I'm also working on 'Jellybone' which has been commissioned by Oolipo, a publishing start-up that is creating a new platform for publishing text-driven multimedia stories. The main aim of the Oolipo is to think about how people read on their phones, and to try to create a form of text-driven fiction that is native to smartphones - media-rich, suited to the smartphone screen. I've been involved in their discussions from early on in the role of writer-guinea-pig as they design and build the backend of their platform. To date I've written two episodes of 'Jellybone' and a storybible. The novel will be serialised in ten episodes; each episode needs to move the story forward through plot; each episode needs to end with a cliffhanger; each episode needs to utilise smartphone notifications as well as multimedia content. It's complex! But it is also a lot of fun - it's a new way of writing for me. Apart from anything else, I had to start writing before the backend of the platform was built, so I had to write in a spreadsheet. Bizarrely, I enjoyed that as well.

You work on multiple projects. Your practice is closer to a fine artist than a writer - there's cross-discipline work here, and many different forms of collaboration. Is there any down-side to this?

Yes, collaborating isn't always easy. I've had a huge amount of luck over the years in the people I've collaborated with - Chris Joseph on Flight Paths and Inanimate Alice, and Andy Campbell more recently on Inanimate Alice (Chris remains involved as the music and sound person on IA). But we expanded the IA team for episode six and that proved to be much more difficult to navigate successfully. Working in a team of two is definitely easier! When things go wrong in a collaboration, you have to spend a lot of creative time and energy on sorting it out in order to proceed. That's a downside, and one I'm not all that suited to, personally. However, large collaborations can go well when - and this is key - roles are clearly defined. Letter to an Unknown Soldier - a participatory writing project Neil Bartlett and I created last year - had a huge team behind it but there was a firm structure to that team which ran like a well-oiled machine.

But in terms of working on multiple projects and my own practice - it is something that I really enjoy. I could never write two novels at the same time; however, you could say that Inanimate Alice, Jellybone, and Skid Road are in fact three novels that I'm writing at the same time. But, for me, each of these works has a radically different mode and form of delivery, and form affects content in a way that, for me as a writer, means that each of these projects occupies a different part of my brain.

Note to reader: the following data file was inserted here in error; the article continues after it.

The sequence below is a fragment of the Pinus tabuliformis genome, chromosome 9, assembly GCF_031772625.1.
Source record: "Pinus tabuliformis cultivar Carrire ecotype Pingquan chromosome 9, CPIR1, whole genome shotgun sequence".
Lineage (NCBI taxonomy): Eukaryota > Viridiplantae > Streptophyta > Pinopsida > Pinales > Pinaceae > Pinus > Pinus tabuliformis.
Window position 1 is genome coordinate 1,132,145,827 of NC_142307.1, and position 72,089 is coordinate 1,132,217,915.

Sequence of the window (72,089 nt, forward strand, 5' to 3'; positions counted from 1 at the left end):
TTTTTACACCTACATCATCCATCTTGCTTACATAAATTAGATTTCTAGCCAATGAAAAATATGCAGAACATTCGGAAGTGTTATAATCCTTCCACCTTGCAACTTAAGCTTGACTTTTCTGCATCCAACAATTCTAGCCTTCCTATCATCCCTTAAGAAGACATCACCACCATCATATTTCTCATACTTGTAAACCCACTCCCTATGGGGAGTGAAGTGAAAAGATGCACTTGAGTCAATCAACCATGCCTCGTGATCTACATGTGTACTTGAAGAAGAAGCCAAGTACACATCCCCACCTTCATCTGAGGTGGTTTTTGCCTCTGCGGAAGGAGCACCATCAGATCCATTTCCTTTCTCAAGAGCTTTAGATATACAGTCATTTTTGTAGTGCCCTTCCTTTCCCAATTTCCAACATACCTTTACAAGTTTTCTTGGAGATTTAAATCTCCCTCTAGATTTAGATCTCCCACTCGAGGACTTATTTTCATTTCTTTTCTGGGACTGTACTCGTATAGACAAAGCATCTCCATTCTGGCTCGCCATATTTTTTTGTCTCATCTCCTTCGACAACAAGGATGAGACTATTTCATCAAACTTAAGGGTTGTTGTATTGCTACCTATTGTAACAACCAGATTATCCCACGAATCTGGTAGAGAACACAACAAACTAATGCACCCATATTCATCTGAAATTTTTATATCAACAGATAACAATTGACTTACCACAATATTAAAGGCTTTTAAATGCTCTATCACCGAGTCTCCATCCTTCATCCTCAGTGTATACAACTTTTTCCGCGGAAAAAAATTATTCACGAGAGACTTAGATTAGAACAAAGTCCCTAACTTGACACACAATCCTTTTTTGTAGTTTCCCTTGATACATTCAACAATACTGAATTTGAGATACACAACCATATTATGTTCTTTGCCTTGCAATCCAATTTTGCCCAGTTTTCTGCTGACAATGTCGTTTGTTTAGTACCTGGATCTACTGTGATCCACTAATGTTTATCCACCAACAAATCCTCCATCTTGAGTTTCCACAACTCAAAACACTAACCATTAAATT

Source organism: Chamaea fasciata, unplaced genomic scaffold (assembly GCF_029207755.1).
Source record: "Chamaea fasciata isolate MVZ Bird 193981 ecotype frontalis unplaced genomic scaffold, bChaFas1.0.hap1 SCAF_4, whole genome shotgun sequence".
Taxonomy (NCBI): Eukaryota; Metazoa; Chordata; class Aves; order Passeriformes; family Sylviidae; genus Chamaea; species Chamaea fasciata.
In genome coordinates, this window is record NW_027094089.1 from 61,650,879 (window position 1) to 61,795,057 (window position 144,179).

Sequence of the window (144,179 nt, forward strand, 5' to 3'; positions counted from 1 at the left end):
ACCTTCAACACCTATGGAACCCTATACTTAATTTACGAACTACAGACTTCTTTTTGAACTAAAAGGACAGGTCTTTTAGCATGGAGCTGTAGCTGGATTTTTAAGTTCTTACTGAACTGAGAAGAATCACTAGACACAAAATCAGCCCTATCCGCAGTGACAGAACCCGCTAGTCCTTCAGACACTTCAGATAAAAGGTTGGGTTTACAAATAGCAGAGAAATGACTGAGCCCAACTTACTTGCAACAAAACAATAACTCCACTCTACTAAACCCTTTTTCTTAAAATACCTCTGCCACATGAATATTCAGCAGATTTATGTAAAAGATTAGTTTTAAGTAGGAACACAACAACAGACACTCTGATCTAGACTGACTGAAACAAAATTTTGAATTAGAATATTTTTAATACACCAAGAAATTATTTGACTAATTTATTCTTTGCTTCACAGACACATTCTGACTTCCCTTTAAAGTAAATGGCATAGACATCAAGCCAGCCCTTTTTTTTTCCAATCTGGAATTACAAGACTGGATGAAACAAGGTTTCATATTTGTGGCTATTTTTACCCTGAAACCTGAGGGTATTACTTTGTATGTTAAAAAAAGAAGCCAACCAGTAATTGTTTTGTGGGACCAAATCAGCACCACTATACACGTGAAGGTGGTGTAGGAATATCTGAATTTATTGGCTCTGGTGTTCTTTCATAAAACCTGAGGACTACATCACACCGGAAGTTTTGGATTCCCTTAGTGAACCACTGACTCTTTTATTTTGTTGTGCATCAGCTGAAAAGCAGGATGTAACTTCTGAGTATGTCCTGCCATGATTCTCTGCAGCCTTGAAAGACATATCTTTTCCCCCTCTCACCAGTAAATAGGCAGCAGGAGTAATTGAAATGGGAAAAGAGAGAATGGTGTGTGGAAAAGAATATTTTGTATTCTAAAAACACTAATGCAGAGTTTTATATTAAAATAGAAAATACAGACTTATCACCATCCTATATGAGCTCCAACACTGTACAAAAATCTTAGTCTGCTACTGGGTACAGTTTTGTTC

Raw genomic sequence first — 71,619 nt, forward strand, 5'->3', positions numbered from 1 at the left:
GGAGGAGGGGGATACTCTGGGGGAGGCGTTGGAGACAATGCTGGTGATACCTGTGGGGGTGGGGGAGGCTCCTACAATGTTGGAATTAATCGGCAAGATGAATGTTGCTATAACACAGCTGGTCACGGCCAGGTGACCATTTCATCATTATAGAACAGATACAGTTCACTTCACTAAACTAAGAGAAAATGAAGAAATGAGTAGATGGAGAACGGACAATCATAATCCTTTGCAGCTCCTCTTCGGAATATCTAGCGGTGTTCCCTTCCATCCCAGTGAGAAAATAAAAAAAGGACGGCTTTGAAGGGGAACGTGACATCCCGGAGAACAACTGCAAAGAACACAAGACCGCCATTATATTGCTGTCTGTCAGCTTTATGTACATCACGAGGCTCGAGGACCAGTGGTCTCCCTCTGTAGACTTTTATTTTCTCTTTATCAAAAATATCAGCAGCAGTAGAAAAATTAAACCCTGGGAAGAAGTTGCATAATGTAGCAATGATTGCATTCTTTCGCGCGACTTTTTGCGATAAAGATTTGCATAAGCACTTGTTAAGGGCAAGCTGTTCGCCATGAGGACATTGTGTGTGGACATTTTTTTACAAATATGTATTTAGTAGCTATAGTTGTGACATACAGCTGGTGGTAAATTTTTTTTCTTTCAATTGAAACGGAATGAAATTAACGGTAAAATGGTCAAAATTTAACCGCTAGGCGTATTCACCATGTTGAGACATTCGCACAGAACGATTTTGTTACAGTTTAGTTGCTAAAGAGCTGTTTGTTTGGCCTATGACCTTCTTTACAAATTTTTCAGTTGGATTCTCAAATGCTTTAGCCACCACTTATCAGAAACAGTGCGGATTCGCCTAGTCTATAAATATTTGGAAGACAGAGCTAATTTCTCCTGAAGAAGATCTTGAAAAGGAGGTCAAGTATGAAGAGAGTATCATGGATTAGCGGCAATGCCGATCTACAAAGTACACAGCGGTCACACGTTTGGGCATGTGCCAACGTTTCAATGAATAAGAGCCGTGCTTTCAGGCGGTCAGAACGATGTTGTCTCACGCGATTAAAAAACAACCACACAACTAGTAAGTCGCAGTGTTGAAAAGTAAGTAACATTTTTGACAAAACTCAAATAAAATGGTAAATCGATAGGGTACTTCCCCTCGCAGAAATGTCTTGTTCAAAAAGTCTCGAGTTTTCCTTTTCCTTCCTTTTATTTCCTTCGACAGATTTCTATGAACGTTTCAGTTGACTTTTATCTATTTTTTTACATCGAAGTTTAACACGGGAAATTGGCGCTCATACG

Flight Paths began as digital project, where phrases are combined with a rich series of still and moving images which play with documentary, film, home footage and gaming graphic styles. The audio is also dynamic and changes from piece to piece. There's a deliberate stress in layering and levels. Given that density, at what point did you decide to expand this into a novel?

From the time I first read the original newspaper article in The Guardian in 2001 - where two journalists investigated the identity of the body of a young man who had fallen out of the landing gear of an airplane as it came into Heathrow, landing in a supermarket carpark - I was compelled by figuring out how to tell this story. Flight Paths grew up out of my collaboration with Chris Joseph on Inanimate Alice as well as a project I worked on in 2007 called A Million Penguins; we applied for, and received, Arts Council England funding to create Flight Paths. But even then, in that original funding application, I outlined that I would also write a novel - I always felt that the story could be told in many ways and that I'd want to expand what we were doing in Flight Paths into a longer narrative text.

What's the difference between digital and printed works - not in terms of reading, but in the possibilities they offer a writer?

For me, one of the primary differences is that fact that in order to work in the digital realm, I must collaborate. I'm a text person. I have no design or programming skills, limited media skills, and even less interest in developing those skills myself. I realised this fact when I first started working on digital projects in 2002. Luckily, I don't have to do those things.

But I also feel strongly that the digital realm offers endless possibilities to writers. It is a cliche to say it, but it is true - we are only just beginning to understand the potential for new and hybrid digital forms of writing.

Your characters are often in motion, migrating themselves. In A Little Stranger a mother abandons her son, but her return to Canada is as much about settling a bad legacy, of having to settle the past to live in the present.

Yes, it's a major theme for me. Also, 'otherness'. And the disappointments and disadvantages of the nuclear family. I can see these themes running through most of my work.







Kate Pullinger website

Canadian publisher: Penguin Random House

US / UK publisher: Simon & Schuster / Touchstone Books

Author pages: Amazon / Foyles / Waterstones page



Inanimate Alice, episode six

Flight Paths (with Chris Joseph) a networked novel

Flight Paths interactive map

Kate Pullinger & Neil Bartlett, Letter to an Unknown Soldier website